Patent application title: METHOD AND APPARATUS FOR IDENTIFYING VIDEO PROGRAM MATERIAL OR CONTENT VIA CLOSED CAPTION DATA
Ronald Quan (Cupertino, CA, US)
IPC8 Class: AH04N700FI
Class name: Television nonpictorial data packet in television format including teletext decoder or display
Publication date: 2011-09-29
Patent application number: 20110234900
A system for identification of video content in a video signal is
provided via the use of closed caption or other data in a video signal or
transport stream such as MPEG-x. Sampling of the received video signal or
transport stream allows capture of dialog from a movie or video program.
The captured dialog is compared to a reference library or database for
identification purposes. Other attributes of the video signal or
transport stream may be combined with closed caption data or closed
caption text for identification purposes. Example attributes include time
code information, histograms, and or rendered video or pictures.
1. A system for identifying video program material in a video signal
comprising: a database of closed caption signals or closed caption text;
an input for receiving the video signal; a reader circuit receiving the
video signal via the input, wherein the reader circuit provides a closed
caption signal or closed caption text; and a comparing function/circuit
for comparing the read closed caption signal or closed caption text to
the database of closed caption signals or closed caption text, for
identification of the video program material.
2. The system of claim 1 further comprising: a time code data base linked to the closed caption signal or text database and a time code reader to provide time code from the received video signal; and wherein the comparing function/circuit includes comparing the time code linked to a portion of the closed caption signal or closed caption text from the data base and the time code linked to a portion of the closed caption signal or closed caption text from the received video signal.
3. The system of claim 1 further comprising: a histogram database containing histogram information of one or more video field or frame, which is linked to the closed caption signal or closed caption text.
4. The system of claim 3 wherein the histogram information includes luminance values.
5. The system of claim 3 wherein the histogram information includes coefficients of Wavelet, Fourier, Cosine, DCT, and or Radon transforms.
6. The system of claim 1 further comprising: a database of rendered movies or video programs which are compared to the received video program material that is rendered for identifying the video program material.
7. The system of claim 6 wherein a gradient or Laplacian transform provides the function of rendering.
8. A method of identifying video program material in a video signal comprising: providing a database of closed caption signals or closed caption text; supplying the video signal to a reader, wherein the reader provides a read closed caption signal or closed caption text; and comparing the read closed caption signal or closed option text to the database of closed caption signals or closed caption text, for identification of the video program material.
9. The method of claim 8 further comprising: reading time code from the received video signal via a time code database linked to the closed caption signal or closed caption text database; and comparing the time code linked to a portion of the closed caption signal or closed caption text from the database, with the time code linked to a portion of the closed caption signal or closed caption text from the received video signal.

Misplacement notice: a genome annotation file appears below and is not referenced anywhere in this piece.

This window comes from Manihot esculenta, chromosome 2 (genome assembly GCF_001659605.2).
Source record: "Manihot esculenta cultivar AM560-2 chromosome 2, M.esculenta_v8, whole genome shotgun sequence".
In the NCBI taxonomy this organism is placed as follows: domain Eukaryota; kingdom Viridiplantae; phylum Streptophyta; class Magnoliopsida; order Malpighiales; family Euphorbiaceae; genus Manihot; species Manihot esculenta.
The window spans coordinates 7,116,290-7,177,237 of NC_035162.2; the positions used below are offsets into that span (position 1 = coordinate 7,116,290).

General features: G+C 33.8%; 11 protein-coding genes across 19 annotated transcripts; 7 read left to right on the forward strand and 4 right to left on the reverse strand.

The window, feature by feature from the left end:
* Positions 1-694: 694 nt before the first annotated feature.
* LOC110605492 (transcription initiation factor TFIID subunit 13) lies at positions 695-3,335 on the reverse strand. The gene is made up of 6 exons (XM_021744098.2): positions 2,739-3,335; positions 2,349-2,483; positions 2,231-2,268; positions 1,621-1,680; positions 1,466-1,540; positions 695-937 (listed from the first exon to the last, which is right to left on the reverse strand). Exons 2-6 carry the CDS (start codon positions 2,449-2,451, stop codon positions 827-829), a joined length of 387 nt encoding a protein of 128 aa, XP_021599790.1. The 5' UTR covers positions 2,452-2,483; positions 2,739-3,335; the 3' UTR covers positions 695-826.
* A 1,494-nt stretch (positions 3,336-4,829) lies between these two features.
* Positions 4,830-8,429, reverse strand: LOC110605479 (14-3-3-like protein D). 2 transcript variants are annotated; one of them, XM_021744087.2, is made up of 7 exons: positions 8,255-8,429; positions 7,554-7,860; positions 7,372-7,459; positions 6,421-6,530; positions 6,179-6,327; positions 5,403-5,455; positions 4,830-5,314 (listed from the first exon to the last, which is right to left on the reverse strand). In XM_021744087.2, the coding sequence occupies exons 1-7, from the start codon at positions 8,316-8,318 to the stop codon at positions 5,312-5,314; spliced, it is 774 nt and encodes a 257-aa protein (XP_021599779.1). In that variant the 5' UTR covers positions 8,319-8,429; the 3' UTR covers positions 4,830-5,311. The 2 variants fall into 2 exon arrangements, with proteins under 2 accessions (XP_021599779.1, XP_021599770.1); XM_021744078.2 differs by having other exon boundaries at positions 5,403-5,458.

10. The method of claim 8 further comprising: providing histogram information of one or more video field or frame which is linked to the closed caption signal or closed caption text.
11. The method of claim 10 wherein the histogram information includes luminance and or subcarrier phase values.
12. The method of claim 10 wherein the histogram information includes coefficients of Wavelet, Fourier, Cosine, DCT, and or Radon transforms.
13. The method of claim 8 further comprising: providing rendered movies or video programs; and comparing the rendered movies or video programs with the received video program material that is rendered, for identifying the video program material.
14. The method of claim 13 wherein a gradient or Laplacian transform provides the function of rendering.
 The present invention relates to identification of video content (i.e., video program material) such as movies, television (TV) programs, and the like.
 Previous methods for identifying video content included watermarking each frame of the video program. However, the watermarking process requires that the video content be watermarked prior to distribution and or transmission.
 An embodiment of the invention provides identification of video content without necessarily altering the video content via fingerprinting or watermarking prior to distribution or transmission. Closed caption data is added or inserted with the video program for digital video disc (DVD), Blu Ray, or transmission. The closed caption data, may be represented by an alpha-numeric text code. Text (data) consumes much less bits or bytes than video or musical signals. Therefore, an example of the invention may include one or more of the following functions/systems:
 1) A library or database of closed caption data such as dialog or words used in the video content.
 2) Receiving and retrieving closed caption data via a recorded medium or via a link (e.g., broadcast, phone line, cable, IPTV, RF transmission, optical transmission, or the like).
 3) Comparing the closed caption data, which may be converted to a text file, to the closed caption data or closed caption text data of the library or database.
 4) Alternatively, the library or database may include script(s) from the video program (e.g., a movie script) to compare with the closed caption data (or closed caption text data) received via the recorded medium or link.